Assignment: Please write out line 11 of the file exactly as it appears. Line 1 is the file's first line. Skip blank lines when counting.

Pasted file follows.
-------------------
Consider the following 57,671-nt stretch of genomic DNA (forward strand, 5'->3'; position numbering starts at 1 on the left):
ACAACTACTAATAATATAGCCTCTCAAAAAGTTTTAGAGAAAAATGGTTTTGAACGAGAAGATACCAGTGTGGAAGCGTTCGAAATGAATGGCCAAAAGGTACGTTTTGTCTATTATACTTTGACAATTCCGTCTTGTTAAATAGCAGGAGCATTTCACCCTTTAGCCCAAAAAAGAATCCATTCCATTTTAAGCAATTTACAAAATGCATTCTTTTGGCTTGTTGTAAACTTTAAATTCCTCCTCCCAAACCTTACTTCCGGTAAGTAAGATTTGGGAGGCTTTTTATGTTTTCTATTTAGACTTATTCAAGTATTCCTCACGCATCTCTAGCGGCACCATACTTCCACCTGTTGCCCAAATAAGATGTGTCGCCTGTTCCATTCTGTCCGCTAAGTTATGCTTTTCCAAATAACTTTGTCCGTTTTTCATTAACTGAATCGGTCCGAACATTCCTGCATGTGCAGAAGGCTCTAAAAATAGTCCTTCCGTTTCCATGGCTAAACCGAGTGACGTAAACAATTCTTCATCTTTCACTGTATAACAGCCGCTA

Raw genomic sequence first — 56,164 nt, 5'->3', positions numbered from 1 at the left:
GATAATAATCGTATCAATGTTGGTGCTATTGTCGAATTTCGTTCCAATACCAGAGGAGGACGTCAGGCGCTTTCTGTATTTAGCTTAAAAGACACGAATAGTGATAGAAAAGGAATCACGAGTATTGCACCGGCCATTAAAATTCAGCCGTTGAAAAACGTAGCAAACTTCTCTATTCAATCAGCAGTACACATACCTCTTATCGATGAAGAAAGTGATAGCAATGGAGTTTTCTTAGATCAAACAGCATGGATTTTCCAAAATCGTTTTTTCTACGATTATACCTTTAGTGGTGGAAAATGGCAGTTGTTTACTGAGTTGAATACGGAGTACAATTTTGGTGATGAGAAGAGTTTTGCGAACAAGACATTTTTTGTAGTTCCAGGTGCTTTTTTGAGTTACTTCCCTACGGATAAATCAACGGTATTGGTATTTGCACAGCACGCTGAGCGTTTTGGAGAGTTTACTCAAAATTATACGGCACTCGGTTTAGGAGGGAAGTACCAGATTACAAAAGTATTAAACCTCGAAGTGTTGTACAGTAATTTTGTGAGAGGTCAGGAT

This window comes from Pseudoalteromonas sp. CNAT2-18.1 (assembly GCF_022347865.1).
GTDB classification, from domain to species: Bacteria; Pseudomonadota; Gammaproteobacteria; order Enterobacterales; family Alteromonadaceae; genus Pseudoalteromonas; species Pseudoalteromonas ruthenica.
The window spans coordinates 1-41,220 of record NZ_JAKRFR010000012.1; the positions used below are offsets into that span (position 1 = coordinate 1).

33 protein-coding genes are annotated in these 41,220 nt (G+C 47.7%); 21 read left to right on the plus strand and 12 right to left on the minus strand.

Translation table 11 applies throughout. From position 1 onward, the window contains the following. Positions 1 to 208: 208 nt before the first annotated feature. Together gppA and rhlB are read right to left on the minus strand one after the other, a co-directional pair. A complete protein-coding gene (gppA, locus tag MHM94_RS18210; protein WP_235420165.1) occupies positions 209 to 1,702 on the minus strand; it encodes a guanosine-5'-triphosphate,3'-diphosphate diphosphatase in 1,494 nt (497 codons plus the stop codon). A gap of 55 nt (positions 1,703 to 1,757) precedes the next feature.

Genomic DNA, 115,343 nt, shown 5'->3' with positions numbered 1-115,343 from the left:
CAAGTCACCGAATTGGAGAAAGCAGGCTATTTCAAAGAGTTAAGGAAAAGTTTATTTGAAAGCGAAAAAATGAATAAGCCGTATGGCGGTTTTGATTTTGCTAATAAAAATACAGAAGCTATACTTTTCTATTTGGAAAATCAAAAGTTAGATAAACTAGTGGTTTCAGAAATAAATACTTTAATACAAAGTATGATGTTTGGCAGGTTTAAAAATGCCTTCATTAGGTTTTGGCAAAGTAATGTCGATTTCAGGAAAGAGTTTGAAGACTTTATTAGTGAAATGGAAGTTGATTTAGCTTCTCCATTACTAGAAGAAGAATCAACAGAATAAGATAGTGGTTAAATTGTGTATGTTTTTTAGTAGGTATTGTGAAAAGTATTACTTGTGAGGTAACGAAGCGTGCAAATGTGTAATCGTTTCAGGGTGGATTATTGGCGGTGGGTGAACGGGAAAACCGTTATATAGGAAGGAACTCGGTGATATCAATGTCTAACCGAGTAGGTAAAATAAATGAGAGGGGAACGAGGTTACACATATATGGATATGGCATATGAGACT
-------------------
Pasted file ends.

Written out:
CAAGTCACCGAATTGGAGAAAGCAGGCTATTTCAAAGAGTTAAGGAAAAGTTTATTTGAAAGCGAAAAAATGAATAAGCCGTATGGCGGTTTTGATTTTGCTAATAAAAATACAGAAGCTATACTTTTCTATTTGGAAAATCAAAAGTTAGATAAACTAGTGGTTTCAGAAATAAATACTTTAATACAAAGTATGATGTTTGGCAGGTTTAAAAATGCCTTCATTAGGTTTTGGCAAAGTAATGTCGATTTCAGGAAAGAGTTTGAAGACTTTATTAGTGAAATGGAAGTTGATTTAGCTTCTCCATTACTAGAAGAAGAATCAACAGAATAAGATAGTGGTTAAATTGTGTATGTTTTTTAGTAGGTATTGTGAAAAGTATTACTTGTGAGGTAACGAAGCGTGCAAATGTGTAATCGTTTCAGGGTGGATTATTGGCGGTGGGTGAACGGGAAAACCGTTATATAGGAAGGAACTCGGTGATATCAATGTCTAACCGAGTAGGTAAAATAAATGAGAGGGGAACGAGGTTACACATATATGGATATGGCATATGAGACT